Born and raised in the city she now serves, Rachel Thomas is a 29-year veteran of the Springfield, Massachusetts Police Department. She's also the secretary of the International Brotherhood of Police Officers' Local 364 (part of SEIU's Local 5000) and the chair of the IBPO's national advisory committee--a role she considers both a priority and an honor.
"I'm very honored to be a member of the IBPO National Advisory Committee," said Thomas. "I'm able to speak for police officers from my own local, and make a difference for all of the members of the IBPO."
Thomas first got involved with Local 364 about 20 years ago, when a colleague was considering running for another office and encouraged her to run for the position of secretary. "I liked being involved and consider myself a well organized person, so I decided to give it a go," said Thomas, who has spent most of the years since then as an officer in Local 364.
Over two decades of union activism, Thomas has seen first-hand what a difference a strong union can make in the lives of officers. Several years ago, then-Governor Mitt Romney put Springfield's operations into the hands of a control board when the city faced a dire financial crisis. The board tried to ignore its commitments under the contract and civil service laws, insisting that they were irrelevant.
"Had we not had a strong union, Springfield police officers could have lost their contract right out from under them during the Romney administration," said Thomas. "It was through the action of our union and its lobbyists that stopped that from happening."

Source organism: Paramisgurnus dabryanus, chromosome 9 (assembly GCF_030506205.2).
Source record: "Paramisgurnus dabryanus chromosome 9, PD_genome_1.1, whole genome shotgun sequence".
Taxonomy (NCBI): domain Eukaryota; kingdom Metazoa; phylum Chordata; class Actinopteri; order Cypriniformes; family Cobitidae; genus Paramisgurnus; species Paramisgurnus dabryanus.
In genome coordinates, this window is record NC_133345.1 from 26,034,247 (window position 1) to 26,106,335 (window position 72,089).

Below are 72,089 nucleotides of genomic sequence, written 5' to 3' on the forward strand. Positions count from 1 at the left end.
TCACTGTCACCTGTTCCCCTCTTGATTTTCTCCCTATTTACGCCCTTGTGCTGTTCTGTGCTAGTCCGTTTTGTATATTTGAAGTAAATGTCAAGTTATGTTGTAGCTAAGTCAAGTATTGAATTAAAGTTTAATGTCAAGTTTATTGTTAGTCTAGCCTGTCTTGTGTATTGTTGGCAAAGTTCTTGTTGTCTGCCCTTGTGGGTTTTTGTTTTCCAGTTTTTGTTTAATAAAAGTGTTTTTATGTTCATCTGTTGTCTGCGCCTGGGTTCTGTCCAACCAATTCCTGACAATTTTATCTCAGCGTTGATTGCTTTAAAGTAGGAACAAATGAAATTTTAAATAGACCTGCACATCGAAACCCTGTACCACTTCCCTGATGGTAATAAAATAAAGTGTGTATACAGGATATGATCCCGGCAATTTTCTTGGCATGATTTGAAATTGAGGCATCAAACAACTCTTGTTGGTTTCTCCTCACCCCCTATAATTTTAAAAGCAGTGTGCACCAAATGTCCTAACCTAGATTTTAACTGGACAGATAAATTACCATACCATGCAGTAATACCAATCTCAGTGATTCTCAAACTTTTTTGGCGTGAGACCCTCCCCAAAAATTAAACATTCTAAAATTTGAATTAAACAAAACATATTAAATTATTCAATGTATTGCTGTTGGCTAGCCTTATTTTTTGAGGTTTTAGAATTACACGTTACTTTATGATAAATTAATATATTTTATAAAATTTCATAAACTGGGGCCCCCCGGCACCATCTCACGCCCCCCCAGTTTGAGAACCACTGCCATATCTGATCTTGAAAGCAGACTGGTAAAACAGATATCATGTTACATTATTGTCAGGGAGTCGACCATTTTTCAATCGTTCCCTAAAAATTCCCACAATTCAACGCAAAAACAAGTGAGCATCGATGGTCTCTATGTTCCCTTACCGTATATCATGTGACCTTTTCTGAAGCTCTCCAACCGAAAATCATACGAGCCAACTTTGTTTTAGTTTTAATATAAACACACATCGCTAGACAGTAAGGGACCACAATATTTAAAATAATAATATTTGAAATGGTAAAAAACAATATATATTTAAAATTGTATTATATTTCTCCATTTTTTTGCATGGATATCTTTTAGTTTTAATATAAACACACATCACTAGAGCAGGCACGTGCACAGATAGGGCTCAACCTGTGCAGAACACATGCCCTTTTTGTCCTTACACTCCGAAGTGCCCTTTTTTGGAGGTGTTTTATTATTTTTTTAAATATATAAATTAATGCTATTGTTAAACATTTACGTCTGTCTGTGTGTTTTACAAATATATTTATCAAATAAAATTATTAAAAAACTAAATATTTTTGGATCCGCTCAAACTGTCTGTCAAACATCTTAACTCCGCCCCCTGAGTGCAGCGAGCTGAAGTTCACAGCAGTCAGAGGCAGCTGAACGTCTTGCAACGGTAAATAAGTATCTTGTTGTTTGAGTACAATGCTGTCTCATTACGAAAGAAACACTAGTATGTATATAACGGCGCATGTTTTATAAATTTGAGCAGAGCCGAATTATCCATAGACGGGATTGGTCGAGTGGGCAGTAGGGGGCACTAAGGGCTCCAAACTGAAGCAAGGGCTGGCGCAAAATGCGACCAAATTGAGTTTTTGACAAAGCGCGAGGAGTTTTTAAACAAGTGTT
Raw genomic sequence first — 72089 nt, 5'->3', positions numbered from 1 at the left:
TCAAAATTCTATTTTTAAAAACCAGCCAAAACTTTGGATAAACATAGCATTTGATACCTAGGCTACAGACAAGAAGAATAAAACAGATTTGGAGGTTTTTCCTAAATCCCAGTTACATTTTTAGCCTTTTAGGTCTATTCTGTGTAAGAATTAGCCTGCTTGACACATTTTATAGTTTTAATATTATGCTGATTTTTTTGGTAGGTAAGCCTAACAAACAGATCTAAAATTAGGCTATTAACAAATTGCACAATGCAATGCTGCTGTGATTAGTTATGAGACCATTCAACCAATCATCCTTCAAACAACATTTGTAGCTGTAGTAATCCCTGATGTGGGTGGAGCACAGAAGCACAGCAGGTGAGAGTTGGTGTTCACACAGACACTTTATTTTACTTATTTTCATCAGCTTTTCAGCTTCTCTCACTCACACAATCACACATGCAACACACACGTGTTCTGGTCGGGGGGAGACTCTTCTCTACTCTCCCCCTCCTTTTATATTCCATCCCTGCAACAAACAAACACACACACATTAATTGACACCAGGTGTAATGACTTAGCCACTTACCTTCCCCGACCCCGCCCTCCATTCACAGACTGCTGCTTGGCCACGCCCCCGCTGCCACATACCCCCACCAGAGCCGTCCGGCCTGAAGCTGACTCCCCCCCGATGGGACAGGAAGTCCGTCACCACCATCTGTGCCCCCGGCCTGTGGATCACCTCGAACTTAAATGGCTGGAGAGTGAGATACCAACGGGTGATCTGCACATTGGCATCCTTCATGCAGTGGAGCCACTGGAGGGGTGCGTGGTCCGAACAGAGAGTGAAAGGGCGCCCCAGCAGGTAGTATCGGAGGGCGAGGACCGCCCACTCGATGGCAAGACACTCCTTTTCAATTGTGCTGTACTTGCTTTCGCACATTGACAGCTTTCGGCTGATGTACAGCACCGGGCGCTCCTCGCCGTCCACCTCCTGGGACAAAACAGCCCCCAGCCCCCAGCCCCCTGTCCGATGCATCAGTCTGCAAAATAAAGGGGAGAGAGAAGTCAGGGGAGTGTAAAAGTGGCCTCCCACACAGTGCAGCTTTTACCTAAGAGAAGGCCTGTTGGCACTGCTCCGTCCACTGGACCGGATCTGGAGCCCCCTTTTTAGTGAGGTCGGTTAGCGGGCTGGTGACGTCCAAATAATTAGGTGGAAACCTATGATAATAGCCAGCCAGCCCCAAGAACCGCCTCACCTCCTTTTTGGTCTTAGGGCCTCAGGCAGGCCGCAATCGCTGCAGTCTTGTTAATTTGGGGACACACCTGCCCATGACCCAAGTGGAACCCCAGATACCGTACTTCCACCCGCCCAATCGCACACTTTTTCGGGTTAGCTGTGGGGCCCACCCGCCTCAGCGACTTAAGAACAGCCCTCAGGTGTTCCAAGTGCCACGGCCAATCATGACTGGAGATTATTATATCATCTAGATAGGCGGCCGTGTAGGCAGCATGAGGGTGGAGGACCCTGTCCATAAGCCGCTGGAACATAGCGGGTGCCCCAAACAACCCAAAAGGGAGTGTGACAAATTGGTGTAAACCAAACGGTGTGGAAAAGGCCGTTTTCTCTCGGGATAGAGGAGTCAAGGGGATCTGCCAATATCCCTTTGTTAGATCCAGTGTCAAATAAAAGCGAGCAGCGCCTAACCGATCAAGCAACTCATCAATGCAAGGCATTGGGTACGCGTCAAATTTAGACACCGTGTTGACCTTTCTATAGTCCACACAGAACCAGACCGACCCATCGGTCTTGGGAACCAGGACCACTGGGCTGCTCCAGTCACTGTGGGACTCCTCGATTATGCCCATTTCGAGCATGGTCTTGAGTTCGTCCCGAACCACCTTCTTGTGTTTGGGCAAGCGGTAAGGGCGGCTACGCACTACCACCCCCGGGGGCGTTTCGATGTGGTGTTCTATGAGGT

The struggles continue as the city fights the latest economic downturn, but Thomas and her local have made strides wherever possible. For example, they went through difficult negotiations for the right to join the state employee health insurance program so that they could maintain sufficient health care coverage at a reasonable cost. And one of her proudest achievements affects Thomas and her officers every day: their current contract.
"It was a home run," said Thomas. "At the time we negotiated it, we were tentative about agreeing to a contract that ran so much longer than our previous contracts. Doing so, however, we obtained a raise in each year, which I don't believe would have been the case if we'd had to negotiate new contracts during a time of continued cuts in state aid."
Last year, Governor Deval Patrick appointed Thomas to one of three police positions on the Massachusetts Joint Labor-Management Committee. The JLMC oversees collective bargaining negotiations between municipalities and their police officers and firefighters, using mediation and other voluntary forms of dispute resolution to reach negotiated settlements to disputes over the terms of collective bargaining agreements. The JLMC, said Thomas, has been an asset for those whose negotiations have come to an impasse and, since being appointed the first-ever female chair on the committee, she has been deeply involved in the committee's decision-making.
Thomas and the members of her local are also quite active in their community, taking part in community and charity events throughout the year. "A bunch of us just raised nearly $1,500 for Special Olympics one night at the local Chili's. We had a blast interacting with customers and got to help some great local kids," Thomas bragged. The local is also forming its own charitable fund to raise donations for the "Learn to Skate" program, in which Springfield police officers teach local children how to ice skate.
As if all that weren't enough to keep her busy, Thomas is an accomplished cook, baker and outdoorswoman. She and her husband of over 30 years, Phil, raised sons Brian and Scott and now enjoy time with their grandson, Gabriel.